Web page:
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Harvard Forest REU Symposium Abstract 2017

  • Title: Evapotranspiration Observational Methods: A Comparative Analysis
  • Author: corey k carter (University of Minnesota - Twin Cities)
  • Abstract:

    Corey Carter Computer Science - junior University of Minnesota: Twin Cities Mentors: Xingjian Chen & Paul Siqueira Forest stand dynamics measured by an above-canopy automated robotic system Evapotranspiration Observational Methods: A Comparative Analysis The evapotranspiration moves water through soil, plants/animals and the atmosphere as it passes minerals and nutrients through a forest in its liquid, solid and gaseous forms. Our project involves using low-cost temperate probes to monitor sap flow movement in trees as a controlled comparison to Synthetic-Aperture Radar (SAR), which observes changes in the ambient magnetic field generated by sap/water movement. If successful SAR can replace conventional forms of tree-based sap flow monitoring and will be able to monitor larger areas. We will expand the number of probes deployed compared to last year’s two, and build a more robust program to support these operations. Our sap flow sensor will be integrated into the Tram-Sites main tower at Prospect Hill and will allow for easy access to its power and Internet. The new software will allow the user to easily add more probes, edit list containing probes, generate data frames, plot data, back up data frames and export data to excel spreadsheets. This program allows for greater flexible, reproducibility, reliability and easier sharing of information with other communities. The software is holding up and is withstanding the rigors of field conditions and collection. Further use will highlight any minor flaws but no major flaws have been detected yet. More probes, improved hardware and robust software packages will lead to more data correlation and allows scientist to make conclusions on the viability of SAR compared to traditional sap probe methods.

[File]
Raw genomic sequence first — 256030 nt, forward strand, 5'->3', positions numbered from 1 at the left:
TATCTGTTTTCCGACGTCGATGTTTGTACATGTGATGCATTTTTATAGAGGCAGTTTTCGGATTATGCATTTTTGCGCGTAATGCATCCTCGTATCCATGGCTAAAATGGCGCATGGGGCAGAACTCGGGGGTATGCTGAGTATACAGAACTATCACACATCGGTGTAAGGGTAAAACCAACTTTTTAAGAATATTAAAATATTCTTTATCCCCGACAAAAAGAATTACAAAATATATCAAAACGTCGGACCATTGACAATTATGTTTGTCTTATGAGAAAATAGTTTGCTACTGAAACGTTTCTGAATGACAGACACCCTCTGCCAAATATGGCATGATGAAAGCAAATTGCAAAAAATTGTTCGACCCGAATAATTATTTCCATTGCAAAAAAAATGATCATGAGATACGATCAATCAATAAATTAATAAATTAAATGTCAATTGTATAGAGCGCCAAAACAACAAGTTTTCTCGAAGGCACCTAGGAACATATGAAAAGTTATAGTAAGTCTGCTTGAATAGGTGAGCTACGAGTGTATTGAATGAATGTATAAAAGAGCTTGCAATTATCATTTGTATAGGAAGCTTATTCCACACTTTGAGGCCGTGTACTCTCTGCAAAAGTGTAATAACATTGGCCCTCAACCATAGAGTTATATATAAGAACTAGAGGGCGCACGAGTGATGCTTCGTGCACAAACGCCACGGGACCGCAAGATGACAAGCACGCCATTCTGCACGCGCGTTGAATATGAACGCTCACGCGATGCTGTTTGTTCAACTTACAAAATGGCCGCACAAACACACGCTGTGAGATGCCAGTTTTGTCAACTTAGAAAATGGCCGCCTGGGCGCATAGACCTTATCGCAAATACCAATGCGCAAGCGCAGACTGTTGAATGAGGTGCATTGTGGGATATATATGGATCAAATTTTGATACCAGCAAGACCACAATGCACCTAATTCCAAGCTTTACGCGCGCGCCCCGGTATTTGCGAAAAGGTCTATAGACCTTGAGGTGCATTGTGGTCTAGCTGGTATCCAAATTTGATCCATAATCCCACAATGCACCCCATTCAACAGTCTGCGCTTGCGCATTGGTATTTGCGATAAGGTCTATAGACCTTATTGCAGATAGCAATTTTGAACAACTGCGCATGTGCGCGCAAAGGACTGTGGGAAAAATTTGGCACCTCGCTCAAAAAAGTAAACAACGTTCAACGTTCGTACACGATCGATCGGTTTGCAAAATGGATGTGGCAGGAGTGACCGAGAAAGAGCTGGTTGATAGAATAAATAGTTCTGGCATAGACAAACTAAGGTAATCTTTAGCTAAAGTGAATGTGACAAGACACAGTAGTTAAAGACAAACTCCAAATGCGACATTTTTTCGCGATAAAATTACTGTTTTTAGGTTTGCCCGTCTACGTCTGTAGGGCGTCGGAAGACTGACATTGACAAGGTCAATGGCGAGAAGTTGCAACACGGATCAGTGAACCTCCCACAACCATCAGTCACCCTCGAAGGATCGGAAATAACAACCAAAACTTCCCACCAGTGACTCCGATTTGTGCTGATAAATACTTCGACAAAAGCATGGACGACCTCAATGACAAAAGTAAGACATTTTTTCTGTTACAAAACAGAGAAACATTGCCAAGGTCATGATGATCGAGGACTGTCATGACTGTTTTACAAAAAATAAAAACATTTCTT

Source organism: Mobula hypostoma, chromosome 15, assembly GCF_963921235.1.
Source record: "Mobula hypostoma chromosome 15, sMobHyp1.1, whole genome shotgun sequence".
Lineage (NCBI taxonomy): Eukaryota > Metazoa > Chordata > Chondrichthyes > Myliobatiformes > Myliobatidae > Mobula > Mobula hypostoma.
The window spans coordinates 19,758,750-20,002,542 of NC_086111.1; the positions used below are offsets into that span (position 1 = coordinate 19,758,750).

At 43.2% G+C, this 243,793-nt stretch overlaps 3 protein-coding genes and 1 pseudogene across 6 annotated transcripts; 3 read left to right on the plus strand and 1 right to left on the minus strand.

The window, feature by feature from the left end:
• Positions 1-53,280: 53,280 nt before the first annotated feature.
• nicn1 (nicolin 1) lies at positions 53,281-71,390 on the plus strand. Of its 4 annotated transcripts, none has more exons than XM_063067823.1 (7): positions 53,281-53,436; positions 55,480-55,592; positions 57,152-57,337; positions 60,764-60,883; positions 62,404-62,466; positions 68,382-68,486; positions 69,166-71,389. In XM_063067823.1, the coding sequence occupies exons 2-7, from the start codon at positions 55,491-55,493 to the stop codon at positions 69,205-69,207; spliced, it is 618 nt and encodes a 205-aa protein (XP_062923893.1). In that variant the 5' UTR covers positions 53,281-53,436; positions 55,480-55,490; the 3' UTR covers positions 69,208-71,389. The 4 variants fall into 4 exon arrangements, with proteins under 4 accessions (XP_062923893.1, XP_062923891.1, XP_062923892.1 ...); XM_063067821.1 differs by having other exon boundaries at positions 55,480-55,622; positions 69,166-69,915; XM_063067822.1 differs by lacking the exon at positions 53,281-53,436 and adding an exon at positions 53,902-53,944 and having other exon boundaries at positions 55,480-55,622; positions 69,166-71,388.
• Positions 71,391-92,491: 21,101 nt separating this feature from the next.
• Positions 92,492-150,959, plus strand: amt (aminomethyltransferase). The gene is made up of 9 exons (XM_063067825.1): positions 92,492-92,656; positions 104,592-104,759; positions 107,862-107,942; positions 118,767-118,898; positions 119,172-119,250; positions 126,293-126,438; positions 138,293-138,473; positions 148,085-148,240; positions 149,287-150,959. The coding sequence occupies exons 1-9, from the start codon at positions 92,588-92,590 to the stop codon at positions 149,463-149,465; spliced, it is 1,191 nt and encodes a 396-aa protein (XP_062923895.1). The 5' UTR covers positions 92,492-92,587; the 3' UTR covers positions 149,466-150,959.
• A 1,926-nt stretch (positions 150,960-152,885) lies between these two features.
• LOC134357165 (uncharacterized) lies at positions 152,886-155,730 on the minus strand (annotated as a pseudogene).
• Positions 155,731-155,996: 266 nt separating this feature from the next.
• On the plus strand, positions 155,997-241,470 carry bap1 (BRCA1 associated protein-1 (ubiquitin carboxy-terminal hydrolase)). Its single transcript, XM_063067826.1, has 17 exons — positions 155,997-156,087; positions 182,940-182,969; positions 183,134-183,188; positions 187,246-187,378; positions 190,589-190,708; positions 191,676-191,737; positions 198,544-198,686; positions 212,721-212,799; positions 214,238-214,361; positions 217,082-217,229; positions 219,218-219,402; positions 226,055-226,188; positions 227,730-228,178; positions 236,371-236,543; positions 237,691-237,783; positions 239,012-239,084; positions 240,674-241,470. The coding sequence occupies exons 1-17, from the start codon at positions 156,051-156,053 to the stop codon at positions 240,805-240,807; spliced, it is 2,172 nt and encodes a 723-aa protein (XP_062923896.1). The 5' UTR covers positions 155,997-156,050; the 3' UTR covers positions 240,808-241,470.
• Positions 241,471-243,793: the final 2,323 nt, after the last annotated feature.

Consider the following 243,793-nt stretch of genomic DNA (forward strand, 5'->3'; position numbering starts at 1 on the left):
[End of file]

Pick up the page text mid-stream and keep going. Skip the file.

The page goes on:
• Research Category: Forest-Atmosphere Exchange

  • Figures:
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